Mind-Blowing, Laser Cut, Mathematical Art Lights Up the World

You may have seen the beautiful works of Cozo Designs, as fractal night lights on the Playa at Burning Man. The beautiful, laser cut, mathematical designs shine light in stunning patterns across the ground. The large installations HYBYCOZO got double the funding through Kickstarter and have traveled to festivals all over the US. Now Cozo Designs, led by Yelena Filipchuk and Serge Beaulieu of San Francisco, makes a home sized version of their awe-inspiring designs. According to the team, “The patterns represents the many ways, people, over thousands of years, have derived meaning and connection from geometry and natural patterns, on both the molecular and spiritual level, and shared it with each other through the arts.”

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Painting With Lights: Ephemeral Street Art Created with a Digital Projector

Back in 2012, we covered an artist who projected images of Buddhist deities onto trees in Cambodia. This French photographer is utilizing a similar method to project images on the urban environment around him, and seriously spicing it up. Phillip Echaroux desired to give something back to his hometown of Marseille, and while he works with celebrities professionally, he found that the projector could provide a way for him to gift back his talent.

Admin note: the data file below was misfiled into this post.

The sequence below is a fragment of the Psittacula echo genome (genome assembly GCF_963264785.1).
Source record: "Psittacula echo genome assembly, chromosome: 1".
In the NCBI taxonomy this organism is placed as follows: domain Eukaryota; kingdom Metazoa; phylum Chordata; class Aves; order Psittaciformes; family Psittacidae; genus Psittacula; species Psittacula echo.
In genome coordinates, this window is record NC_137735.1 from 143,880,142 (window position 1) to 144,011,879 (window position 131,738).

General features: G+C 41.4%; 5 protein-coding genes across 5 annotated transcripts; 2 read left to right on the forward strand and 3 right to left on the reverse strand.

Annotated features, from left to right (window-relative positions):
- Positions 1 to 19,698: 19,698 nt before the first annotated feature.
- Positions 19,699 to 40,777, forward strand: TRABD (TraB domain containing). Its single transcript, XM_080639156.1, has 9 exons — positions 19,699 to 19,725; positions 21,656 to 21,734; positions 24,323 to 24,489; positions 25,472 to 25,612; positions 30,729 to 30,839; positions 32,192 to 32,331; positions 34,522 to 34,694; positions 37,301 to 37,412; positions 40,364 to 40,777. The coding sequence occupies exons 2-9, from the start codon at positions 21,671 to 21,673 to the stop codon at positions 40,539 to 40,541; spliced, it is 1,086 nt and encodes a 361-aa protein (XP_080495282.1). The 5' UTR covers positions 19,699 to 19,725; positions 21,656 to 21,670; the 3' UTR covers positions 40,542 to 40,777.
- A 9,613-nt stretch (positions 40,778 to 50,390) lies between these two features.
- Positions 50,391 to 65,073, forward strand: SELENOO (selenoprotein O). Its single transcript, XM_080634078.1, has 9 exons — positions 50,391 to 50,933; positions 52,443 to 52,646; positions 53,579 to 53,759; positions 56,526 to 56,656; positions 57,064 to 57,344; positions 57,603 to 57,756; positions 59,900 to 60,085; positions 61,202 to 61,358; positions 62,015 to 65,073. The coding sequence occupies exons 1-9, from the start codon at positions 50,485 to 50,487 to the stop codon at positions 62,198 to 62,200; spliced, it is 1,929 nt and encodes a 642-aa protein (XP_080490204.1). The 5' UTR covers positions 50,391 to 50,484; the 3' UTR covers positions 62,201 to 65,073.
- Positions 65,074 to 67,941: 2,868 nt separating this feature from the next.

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Mushroom Lamps Lit Up with LED

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Do you have any friends who love mycology and everything related to fungi and mushrooms? There must be someone out there. If you are having trouble deciding what to get them for their birthday, then look no further because Yukio Takano of Japan has an answer: he has created mushroom lamps that light up using LEDs. Perfect for desks, bedside tables or in the living room, these mushroom lights can look quite real at first glance, but as soon as they are turned on glow like something out of the movie Avatar.

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Visual Bits #309 >Keep Funds For Street Art Afloat

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Visual Bits #227> Independent Sky



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Nervously Interactive Artwork Blends Virtual & Reality

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We have come a long way in the field of artistic projections, and new ways of interacting with these images are quickly creating an exciting world of moving, touchable beauty. Much like the screens on a mall floor allowing shoppers to jump on bubbles and virtually pop them, or the hologram of virtual Japanese pop star Hatsune Miku, the world is becoming increasingly interactive and virtual… in the case of Annica Cuppetelli and Cristobal Mendoza’s ‘Nervous Structures,’ the interaction is simple, flowing and beautiful.

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